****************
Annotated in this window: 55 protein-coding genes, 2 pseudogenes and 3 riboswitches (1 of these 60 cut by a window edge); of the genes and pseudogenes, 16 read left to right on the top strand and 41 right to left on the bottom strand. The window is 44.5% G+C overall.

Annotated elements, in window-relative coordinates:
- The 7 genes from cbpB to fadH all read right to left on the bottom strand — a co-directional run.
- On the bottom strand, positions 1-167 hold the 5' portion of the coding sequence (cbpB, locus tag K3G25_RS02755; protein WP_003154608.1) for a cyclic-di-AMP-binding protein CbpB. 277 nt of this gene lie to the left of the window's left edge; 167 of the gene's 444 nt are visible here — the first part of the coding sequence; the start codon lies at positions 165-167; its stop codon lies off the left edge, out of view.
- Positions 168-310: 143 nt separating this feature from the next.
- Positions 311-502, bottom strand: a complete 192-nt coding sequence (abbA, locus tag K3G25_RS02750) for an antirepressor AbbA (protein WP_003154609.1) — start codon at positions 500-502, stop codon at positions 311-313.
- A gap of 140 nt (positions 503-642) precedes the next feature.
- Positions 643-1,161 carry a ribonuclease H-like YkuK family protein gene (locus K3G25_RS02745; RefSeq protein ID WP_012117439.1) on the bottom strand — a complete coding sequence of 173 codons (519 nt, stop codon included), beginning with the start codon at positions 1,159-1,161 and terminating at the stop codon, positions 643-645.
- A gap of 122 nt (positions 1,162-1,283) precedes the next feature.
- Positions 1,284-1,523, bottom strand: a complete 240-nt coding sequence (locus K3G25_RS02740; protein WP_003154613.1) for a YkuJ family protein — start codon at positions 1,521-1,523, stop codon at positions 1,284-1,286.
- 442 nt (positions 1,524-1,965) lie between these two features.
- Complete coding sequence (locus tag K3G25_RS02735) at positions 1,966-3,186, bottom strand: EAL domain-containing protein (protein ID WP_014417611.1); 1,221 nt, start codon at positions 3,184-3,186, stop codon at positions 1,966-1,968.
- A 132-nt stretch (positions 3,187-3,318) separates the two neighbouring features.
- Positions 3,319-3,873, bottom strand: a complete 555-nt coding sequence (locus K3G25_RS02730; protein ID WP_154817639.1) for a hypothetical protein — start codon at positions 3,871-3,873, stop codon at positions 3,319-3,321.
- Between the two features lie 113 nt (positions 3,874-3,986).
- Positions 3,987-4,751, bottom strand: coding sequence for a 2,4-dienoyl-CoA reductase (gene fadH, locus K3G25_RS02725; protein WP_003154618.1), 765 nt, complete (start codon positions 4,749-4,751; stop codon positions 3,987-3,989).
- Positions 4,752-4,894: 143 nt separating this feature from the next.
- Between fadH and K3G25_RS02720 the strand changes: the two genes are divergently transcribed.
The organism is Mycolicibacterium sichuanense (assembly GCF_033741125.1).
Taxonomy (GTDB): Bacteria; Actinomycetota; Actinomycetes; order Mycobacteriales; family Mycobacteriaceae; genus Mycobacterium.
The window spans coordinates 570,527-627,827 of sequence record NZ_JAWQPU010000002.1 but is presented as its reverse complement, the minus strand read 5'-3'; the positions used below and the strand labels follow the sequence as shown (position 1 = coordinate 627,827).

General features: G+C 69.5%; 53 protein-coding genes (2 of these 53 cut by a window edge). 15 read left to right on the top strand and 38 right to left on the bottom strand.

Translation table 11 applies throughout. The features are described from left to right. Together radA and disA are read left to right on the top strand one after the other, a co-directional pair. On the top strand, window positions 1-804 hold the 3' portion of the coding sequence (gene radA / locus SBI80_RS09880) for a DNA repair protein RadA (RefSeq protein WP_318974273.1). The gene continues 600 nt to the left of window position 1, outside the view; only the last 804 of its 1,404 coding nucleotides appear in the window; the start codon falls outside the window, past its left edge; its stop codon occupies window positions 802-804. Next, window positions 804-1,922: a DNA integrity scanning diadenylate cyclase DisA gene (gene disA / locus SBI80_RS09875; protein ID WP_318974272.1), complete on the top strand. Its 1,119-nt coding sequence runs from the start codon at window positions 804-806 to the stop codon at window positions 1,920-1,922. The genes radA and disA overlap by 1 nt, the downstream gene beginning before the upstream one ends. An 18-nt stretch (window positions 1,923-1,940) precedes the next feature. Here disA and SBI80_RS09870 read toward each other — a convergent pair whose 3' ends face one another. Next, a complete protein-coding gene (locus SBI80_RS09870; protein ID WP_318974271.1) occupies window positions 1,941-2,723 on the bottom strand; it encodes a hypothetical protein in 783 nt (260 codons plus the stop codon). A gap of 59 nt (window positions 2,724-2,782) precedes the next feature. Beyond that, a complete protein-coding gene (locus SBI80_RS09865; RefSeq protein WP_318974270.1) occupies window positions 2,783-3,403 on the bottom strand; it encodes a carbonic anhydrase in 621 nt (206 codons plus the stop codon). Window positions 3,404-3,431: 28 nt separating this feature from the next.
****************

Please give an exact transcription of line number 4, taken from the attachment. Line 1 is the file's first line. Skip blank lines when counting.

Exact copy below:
- On the bottom strand, positions 1-167 hold the 5' portion of the coding sequence (cbpB, locus tag K3G25_RS02755; protein WP_003154608.1) for a cyclic-di-AMP-binding protein CbpB. 277 nt of this gene lie to the left of the window's left edge; 167 of the gene's 444 nt are visible here — the first part of the coding sequence; the start codon lies at positions 165-167; its stop codon lies off the left edge, out of view.